Faking Your Orgasms Is Messing With Your Relationship: Here's How
"Did you orgasm?"
Many of us have been hit with that awkward question, and I'll admit that I've found it easier to just say yes sometimes. Having an uncomfortable conversation about my sexual satisfaction isn't how I want to end most nights.
Eventually, I found it easier to just pretend, and my partners stopped asking. These little white lies seemed harmless at first, but the lack of communication was hurting my sex life, and my less-than-ideal sex life was tanking my relationships.
And I know I'm not alone here: One 2019 study found well over half of women have faked an orgasm1 at least once before.
Why fake an orgasm?
It's no secret that society hasn't always valued female pleasure, but why do women feel the need to pretend instead of being honest about their sexual experience?
The aforementioned study found that 59% of women had faked orgasms, and 55% said they wanted to talk about sex with their partner but decided not to. Here are some common reasons why:
- 42% said they didn't want to hurt their partner's feelings.
- 40% weren't comfortable going into detail.
- 38% were embarrassed.
I've also had clients and friends confess that failing to reach orgasm led to a conversation that felt like a chore. One client had started antidepressants—which can make it difficult to have an orgasm—and couldn't consistently achieve orgasm for the first couple of months. This upset her boyfriend, who insisted on trying to solve the "problem," even though she said she was enjoying her sex life. Eventually, she started faking orgasms so she wouldn't have to talk about it. Her partner wanted to communicate, but he wasn't listening to the fact that she was sexually satisfied without orgasms as she got used to her medication.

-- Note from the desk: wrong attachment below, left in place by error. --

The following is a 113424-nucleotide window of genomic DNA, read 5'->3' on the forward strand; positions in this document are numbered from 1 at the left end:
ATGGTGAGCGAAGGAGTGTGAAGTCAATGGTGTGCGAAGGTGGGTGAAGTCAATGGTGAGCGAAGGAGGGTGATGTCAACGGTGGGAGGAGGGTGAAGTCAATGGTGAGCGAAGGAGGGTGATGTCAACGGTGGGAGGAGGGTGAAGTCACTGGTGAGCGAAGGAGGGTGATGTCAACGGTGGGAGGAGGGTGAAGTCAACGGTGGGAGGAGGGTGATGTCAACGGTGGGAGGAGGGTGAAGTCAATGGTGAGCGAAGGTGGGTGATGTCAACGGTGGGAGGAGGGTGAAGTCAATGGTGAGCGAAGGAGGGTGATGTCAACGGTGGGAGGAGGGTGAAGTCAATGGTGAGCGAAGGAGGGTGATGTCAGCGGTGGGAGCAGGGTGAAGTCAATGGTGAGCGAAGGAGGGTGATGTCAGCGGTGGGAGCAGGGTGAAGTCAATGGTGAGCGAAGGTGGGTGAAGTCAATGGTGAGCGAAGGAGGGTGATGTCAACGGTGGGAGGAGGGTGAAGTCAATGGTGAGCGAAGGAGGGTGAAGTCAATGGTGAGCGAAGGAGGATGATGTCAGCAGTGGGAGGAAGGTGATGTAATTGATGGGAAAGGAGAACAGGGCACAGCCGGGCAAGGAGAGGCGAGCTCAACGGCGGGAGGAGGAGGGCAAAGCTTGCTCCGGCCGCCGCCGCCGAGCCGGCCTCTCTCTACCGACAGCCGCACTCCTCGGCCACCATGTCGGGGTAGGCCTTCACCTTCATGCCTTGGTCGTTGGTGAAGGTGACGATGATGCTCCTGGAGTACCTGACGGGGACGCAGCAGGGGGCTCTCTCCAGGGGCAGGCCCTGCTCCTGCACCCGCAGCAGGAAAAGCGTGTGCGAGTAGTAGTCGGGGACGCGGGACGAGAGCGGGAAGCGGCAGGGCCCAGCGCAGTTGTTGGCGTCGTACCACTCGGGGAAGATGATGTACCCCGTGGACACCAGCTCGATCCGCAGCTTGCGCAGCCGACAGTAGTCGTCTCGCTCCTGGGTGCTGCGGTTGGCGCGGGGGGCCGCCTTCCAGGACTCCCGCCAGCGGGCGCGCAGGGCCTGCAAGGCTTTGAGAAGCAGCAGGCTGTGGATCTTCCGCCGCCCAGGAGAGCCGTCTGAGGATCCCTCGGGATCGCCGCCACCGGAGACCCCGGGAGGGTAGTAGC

Our partners (men especially) sometimes stake their egos on our sexual satisfaction. We know this, so we often fake it to avoid making them feel like sexual failures. In other cases, our partners simply don't care whether or not we reach orgasm or don't consider it at all, and it's easier to fake it since they won't listen to our suggestions.
Perhaps the most frustrating reason is that our partners simply don't understand our orgasms. It's not any more difficult for a woman to reach orgasm than a man, but it usually takes more than vaginal intercourse.
No two women are the same either. Several of my female partners have had to help me help them come, and vice versa. Sometimes it just feels easier to fake it than to try to explain your unique sexual sensations to another person.
Why you need to stop faking orgasms.
If you "fake it till you make it"…you'll never make it.
Faking orgasms is a slippery slope that never leads to a positive outcome. Even in one-night stands (unless you fear for your safety), it doesn't help either of you to fake an orgasm.
You're committing to lackluster sex.
By faking orgasms, you're conditioning your partner to be sexually incompatible with you. If you act pleased with what they're doing, why would they change?
You're associating your partner with sexual dissatisfaction.
You may not think it's important at the moment, but our experiences with people sink into our subconscious minds. As you associate your partner with dissatisfaction, you'll steadily begin to feel more distant, and it will be even more difficult to enjoy sex. Even worse, it can disconnect your mind from your sensations, making it harder to reach orgasm in general.
It's a form of lying.
It may seem harmless, but ask yourself: Why don't you trust your partner with this conversation? Why aren't you comfortable with this conversation? Plus, your partner might already know you're faking orgasms and be bottling up their own dissatisfaction.
It'll be hard to change things down the road.
Like any lie, it's hard to dig yourself out of. Once you decide to ask them to change their sexual behaviors, they'll begin to wonder if they've been satisfying you up to that point.
It builds the expectation of an orgasm every time, which isn't always realistic.
We need to normalize the fact that, regardless of gender, not all people will reach orgasm during sex every time. It could be anxiety, stress, physical ailment, medication, or any number of reasons that prevent an orgasm. On occasion, this is normal, and we shouldn't be treating it like a sexual failure on either side.